The climate crisis: the health service must take responsibility



    The healthcare sector accounts for a considerable proportion of Norway's greenhouse gas emissions. We need a green transition now.

    Climate change is widespread, extensive and accelerating. An immediate reduction in greenhouse gas emissions is needed in order to achieve the goals of the Paris Agreement, according to the latest warning from the UN Intergovernmental Panel on Climate Change (IPCC) (1). Globally, greenhouse gas emissions from the healthcare sector account for more emissions than aviation and shipping combined (2). The Norwegian health service has amongst the highest emissions per capita in the world, and 4.3 % of Norway's greenhouse gas emissions come from the healthcare sector (3, 4). Thus, we represent a very good example of the inverse correlation between the health service's carbon footprint and the population's need for medical care: the countries with the lowest emissions also have the highest unmet demand for health care – and the highest risk of disastrous consequences caused by climate change (5). Poorer countries cannot be expected to cut their carbon emissions at the expense of medical care. The responsibility rests with the world's richest countries, which also account for the highest emissions.

    Globally, greenhouse gas emissions from the healthcare sector account for more emissions than aviation and shipping combined

    The national health service (NHS) in England has recently adopted a national plan to achieve the goal of zero emissions within 20 years (6), and has 150 employees working on this. Their work shows that it is possible to deliver good health services while also reducing greenhouse gas emissions. The report from the IPCC emphasises that climate change is extremely widespread, rapid and intensifying (1). In other words, we cannot take 20 years to achieve the objective of zero emissions if we are to keep temperatures within the target agreed in the Paris Agreement. Even if existing international climate pledges are upheld, we will end up with a planet that is 2.7–3.1 °C warmer by 2100, which will change the world as we know it (7). To help avoid catastrophic climate change, Norway needs to be more ambitious and help develop the low carbon solutions of the future for the health sector.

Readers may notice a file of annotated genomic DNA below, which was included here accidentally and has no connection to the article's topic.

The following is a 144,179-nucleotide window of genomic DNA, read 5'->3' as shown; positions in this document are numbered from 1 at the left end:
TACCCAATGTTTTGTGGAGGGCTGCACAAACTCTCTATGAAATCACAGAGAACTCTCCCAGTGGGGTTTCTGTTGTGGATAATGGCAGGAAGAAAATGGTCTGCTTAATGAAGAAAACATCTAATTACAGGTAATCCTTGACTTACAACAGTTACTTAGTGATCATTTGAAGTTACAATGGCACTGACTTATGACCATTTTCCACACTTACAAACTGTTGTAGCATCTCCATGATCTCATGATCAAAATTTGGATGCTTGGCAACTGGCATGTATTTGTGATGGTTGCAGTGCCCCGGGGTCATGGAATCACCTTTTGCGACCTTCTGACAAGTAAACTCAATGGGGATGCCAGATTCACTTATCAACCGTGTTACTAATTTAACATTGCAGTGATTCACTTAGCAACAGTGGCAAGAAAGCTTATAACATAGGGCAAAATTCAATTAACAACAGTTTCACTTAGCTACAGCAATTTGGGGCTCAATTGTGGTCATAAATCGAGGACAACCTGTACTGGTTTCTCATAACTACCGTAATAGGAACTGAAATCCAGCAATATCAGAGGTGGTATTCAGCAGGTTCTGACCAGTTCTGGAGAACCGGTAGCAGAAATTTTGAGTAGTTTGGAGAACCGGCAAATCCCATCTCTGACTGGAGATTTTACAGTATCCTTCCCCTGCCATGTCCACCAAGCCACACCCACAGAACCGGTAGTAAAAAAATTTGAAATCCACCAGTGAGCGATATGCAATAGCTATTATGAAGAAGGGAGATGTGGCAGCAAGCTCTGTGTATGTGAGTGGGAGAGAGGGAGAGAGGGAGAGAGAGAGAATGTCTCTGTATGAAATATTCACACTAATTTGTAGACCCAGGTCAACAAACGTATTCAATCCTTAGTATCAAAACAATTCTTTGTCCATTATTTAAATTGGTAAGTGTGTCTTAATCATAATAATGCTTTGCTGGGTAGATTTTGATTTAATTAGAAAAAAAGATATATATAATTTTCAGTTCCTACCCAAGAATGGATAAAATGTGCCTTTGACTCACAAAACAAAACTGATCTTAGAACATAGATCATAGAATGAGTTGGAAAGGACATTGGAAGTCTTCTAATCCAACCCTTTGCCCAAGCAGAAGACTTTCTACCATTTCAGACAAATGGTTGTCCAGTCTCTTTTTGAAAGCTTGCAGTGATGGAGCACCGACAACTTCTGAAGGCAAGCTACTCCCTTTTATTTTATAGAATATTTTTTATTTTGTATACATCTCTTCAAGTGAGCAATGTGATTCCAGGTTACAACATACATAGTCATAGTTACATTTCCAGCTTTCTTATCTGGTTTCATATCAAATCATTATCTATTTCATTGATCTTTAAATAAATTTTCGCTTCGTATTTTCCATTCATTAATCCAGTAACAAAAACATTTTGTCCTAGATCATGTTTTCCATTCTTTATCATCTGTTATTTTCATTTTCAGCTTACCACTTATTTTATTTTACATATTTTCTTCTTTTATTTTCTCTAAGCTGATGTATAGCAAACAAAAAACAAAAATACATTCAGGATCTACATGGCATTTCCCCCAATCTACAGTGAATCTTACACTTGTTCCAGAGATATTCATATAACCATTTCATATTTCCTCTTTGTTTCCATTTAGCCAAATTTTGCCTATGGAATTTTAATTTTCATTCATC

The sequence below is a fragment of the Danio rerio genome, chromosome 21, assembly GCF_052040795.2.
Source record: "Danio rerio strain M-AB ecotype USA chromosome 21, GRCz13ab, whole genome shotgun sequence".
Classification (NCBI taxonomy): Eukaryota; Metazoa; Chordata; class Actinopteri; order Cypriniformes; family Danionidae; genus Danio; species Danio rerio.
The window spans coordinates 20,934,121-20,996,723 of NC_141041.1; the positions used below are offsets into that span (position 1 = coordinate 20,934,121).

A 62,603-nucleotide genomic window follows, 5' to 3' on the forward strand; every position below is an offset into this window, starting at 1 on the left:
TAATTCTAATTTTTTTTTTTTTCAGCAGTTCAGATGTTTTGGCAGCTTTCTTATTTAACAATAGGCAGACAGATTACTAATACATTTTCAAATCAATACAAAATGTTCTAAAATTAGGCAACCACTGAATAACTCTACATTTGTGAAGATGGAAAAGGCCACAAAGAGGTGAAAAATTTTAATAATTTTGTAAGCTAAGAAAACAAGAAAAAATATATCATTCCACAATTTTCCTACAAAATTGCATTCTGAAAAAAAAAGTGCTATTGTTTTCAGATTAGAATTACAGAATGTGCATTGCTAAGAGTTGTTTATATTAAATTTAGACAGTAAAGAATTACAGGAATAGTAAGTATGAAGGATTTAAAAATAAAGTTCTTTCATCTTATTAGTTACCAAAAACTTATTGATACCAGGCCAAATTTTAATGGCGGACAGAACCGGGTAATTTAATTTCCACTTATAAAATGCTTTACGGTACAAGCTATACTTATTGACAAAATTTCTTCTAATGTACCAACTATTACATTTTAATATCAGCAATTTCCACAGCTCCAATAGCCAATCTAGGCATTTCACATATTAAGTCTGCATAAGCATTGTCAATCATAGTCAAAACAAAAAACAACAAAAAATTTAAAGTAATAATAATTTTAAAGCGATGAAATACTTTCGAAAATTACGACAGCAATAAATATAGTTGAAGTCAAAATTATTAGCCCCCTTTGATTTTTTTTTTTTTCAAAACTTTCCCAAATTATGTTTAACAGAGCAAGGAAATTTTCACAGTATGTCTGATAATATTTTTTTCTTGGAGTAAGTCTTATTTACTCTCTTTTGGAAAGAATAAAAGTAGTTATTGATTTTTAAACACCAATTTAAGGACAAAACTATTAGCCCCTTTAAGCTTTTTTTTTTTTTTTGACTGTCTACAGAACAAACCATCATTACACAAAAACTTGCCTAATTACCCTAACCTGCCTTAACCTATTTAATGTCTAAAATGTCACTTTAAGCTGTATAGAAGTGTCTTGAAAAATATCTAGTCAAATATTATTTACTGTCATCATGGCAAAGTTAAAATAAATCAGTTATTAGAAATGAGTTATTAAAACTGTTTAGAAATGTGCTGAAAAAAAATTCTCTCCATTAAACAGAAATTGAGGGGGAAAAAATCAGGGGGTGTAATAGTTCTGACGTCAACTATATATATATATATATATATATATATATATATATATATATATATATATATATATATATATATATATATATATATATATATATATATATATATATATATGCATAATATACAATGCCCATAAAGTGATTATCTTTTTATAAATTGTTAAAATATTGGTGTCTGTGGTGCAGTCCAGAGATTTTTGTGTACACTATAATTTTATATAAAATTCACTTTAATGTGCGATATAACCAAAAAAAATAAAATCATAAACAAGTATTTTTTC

Until now, the health sector in Norway has largely distanced itself from political efforts to tackle climate change. However, now we need a fresh approach to running the health service. As healthcare workers, we must help reduce emissions from the health sector and map the path to a more sustainable, low-carbon world.

    Clinicians can help to reduce emissions in several ways. We ought to have a sustainable approach to climate solutions (8) and establish green networks within our specialties. However, although we can initiate good measures locally, many of the necessary measures lie beyond the control of individual healthcare workers. Around 70 % of the health service's carbon footprint comes from emissions that are built into global health supply chains, such as manufacturing, packaging, transport and waste management of services and equipment (9). Pharmaceuticals alone account for 20 % of these emissions (5). This is precisely where the cuts must be made, and we need the decision makers on our side.

    Now we need a fresh approach to running the health service

    The emissions from the Norwegian health sector must be cut, and quickly. A proposal was recently submitted to the Storting to prepare a climate plan for the health sector (10). This was a step in the right direction, but unfortunately the proposal was voted down. This illustrates the lack of ambition and lacklustre efforts in Norway and among Norwegian politicians. A climate-neutral health sector is possible in the future with the right ambitions as well as specific, nationally coordinated plans. Developing a road map for moving to low-carbon health services is essential in order to halt rising emissions from the global health sector in the years to come. The solutions are many, and they already exist (5, 6). It requires not only political will – it requires political action.

    Investment in a green transition is in accordance with a core principle of medicine: prevention is better than cure. We hope that the voters in the general election this autumn as well as their new elected representatives recognise the climate crisis as a health crisis and take this seriously. Our responsibility to future generations for both their health and our planet means that we must act now!


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